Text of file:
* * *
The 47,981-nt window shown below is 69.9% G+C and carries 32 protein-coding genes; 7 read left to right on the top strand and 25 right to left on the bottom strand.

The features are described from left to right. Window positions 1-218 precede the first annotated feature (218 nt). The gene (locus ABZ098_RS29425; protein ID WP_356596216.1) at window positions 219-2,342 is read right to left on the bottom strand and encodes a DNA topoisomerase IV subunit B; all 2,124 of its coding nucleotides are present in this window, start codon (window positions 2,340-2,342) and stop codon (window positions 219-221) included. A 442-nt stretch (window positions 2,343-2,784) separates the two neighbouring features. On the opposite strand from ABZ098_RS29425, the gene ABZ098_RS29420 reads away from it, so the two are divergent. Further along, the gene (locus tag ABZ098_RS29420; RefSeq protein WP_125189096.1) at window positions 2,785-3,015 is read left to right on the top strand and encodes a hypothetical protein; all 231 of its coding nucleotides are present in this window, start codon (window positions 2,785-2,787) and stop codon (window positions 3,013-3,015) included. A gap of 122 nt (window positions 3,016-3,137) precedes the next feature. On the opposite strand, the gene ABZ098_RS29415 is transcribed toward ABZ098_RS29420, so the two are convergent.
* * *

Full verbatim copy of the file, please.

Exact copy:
The 47,981-nt window shown below is 69.9% G+C and carries 32 protein-coding genes; 7 read left to right on the top strand and 25 right to left on the bottom strand.

The features are described from left to right. Window positions 1-218 precede the first annotated feature (218 nt). The gene (locus ABZ098_RS29425; protein ID WP_356596216.1) at window positions 219-2,342 is read right to left on the bottom strand and encodes a DNA topoisomerase IV subunit B; all 2,124 of its coding nucleotides are present in this window, start codon (window positions 2,340-2,342) and stop codon (window positions 219-221) included. A 442-nt stretch (window positions 2,343-2,784) separates the two neighbouring features. On the opposite strand from ABZ098_RS29425, the gene ABZ098_RS29420 reads away from it, so the two are divergent. Further along, the gene (locus tag ABZ098_RS29420; RefSeq protein WP_125189096.1) at window positions 2,785-3,015 is read left to right on the top strand and encodes a hypothetical protein; all 231 of its coding nucleotides are present in this window, start codon (window positions 2,785-2,787) and stop codon (window positions 3,013-3,015) included. A gap of 122 nt (window positions 3,016-3,137) precedes the next feature. On the opposite strand, the gene ABZ098_RS29415 is transcribed toward ABZ098_RS29420, so the two are convergent.